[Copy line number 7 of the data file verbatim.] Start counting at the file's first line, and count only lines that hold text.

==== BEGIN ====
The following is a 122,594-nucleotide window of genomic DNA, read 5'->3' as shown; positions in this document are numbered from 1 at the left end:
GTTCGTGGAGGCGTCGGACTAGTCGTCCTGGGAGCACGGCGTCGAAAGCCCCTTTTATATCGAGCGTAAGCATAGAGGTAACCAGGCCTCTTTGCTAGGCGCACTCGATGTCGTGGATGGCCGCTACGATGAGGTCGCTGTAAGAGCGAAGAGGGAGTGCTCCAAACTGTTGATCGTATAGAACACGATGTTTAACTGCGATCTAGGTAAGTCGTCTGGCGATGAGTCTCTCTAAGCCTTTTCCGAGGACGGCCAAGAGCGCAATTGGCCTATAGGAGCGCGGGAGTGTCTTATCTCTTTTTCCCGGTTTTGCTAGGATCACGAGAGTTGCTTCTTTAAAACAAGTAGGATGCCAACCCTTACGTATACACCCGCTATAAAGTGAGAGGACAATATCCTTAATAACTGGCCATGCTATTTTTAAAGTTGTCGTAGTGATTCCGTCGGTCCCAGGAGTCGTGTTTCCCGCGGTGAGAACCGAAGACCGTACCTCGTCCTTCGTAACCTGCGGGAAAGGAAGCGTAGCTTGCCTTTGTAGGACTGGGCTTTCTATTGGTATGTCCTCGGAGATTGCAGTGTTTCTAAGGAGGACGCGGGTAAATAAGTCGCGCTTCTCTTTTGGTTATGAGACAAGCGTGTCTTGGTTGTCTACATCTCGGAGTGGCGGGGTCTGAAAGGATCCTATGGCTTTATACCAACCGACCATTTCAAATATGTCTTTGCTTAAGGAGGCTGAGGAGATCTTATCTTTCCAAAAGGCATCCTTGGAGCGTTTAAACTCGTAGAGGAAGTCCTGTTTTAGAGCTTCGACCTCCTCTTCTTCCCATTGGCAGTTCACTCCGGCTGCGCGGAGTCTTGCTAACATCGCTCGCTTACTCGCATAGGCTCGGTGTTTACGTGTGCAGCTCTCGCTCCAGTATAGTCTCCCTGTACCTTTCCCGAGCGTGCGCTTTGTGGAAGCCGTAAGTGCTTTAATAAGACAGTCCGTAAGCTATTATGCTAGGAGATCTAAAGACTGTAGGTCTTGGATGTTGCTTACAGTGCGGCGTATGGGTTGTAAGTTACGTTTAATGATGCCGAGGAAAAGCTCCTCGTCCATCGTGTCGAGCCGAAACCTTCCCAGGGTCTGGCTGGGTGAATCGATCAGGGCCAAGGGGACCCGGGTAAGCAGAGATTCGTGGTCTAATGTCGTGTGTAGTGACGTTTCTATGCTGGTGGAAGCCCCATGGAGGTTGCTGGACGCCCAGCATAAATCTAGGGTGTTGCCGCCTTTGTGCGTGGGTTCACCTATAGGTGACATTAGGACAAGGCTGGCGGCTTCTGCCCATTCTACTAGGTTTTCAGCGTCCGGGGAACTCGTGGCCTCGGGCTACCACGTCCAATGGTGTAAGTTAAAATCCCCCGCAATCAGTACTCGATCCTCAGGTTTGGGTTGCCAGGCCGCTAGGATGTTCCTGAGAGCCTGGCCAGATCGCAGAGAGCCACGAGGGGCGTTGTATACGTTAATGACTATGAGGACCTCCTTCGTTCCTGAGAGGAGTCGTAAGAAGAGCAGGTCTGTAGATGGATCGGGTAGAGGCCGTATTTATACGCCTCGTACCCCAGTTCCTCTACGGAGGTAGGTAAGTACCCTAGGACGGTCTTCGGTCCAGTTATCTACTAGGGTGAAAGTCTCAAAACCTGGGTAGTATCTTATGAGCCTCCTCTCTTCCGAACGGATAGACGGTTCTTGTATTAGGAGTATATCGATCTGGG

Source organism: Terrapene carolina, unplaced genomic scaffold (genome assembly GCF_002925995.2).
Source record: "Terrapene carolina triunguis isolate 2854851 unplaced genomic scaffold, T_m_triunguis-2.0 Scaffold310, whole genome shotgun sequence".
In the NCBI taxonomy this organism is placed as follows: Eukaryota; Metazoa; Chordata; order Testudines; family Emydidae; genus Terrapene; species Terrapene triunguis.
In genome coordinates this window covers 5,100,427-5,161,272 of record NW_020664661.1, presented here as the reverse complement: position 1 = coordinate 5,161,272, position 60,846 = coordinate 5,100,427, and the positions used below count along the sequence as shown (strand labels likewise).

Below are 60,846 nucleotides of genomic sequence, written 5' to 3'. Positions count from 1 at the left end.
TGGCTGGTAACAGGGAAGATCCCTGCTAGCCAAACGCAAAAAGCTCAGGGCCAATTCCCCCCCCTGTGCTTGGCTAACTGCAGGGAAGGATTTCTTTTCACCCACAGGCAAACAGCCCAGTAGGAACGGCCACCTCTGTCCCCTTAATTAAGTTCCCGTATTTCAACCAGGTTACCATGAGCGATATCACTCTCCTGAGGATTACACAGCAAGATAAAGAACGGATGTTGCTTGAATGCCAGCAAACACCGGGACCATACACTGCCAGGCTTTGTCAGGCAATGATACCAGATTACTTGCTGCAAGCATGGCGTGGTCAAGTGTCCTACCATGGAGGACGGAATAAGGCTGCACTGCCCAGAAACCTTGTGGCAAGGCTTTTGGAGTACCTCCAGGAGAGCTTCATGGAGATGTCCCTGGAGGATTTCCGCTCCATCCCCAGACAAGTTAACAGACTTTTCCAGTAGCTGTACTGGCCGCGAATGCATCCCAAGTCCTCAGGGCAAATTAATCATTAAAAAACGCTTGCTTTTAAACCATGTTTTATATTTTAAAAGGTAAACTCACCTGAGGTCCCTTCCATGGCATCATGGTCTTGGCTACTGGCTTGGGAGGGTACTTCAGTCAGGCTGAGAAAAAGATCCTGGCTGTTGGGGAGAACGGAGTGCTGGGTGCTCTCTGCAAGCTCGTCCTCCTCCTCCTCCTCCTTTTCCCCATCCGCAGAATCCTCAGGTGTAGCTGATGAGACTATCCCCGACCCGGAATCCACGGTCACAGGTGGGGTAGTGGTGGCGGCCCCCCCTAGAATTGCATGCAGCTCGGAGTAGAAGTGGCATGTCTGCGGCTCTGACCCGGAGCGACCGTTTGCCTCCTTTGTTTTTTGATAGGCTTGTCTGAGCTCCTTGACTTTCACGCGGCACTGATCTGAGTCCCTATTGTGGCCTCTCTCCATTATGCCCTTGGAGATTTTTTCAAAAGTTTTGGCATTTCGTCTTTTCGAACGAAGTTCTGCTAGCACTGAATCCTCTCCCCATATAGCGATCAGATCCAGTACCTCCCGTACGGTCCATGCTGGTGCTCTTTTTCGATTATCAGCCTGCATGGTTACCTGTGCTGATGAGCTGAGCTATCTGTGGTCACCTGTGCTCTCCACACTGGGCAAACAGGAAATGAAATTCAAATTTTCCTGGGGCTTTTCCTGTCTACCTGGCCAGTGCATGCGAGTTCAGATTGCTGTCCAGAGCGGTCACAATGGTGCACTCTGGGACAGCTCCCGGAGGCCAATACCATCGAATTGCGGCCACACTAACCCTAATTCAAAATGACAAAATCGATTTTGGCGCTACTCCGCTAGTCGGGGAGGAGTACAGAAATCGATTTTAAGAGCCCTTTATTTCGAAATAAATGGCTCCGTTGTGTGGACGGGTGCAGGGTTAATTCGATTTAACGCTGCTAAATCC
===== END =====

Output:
Below are 60,846 nucleotides of genomic sequence, written 5' to 3'. Positions count from 1 at the left end.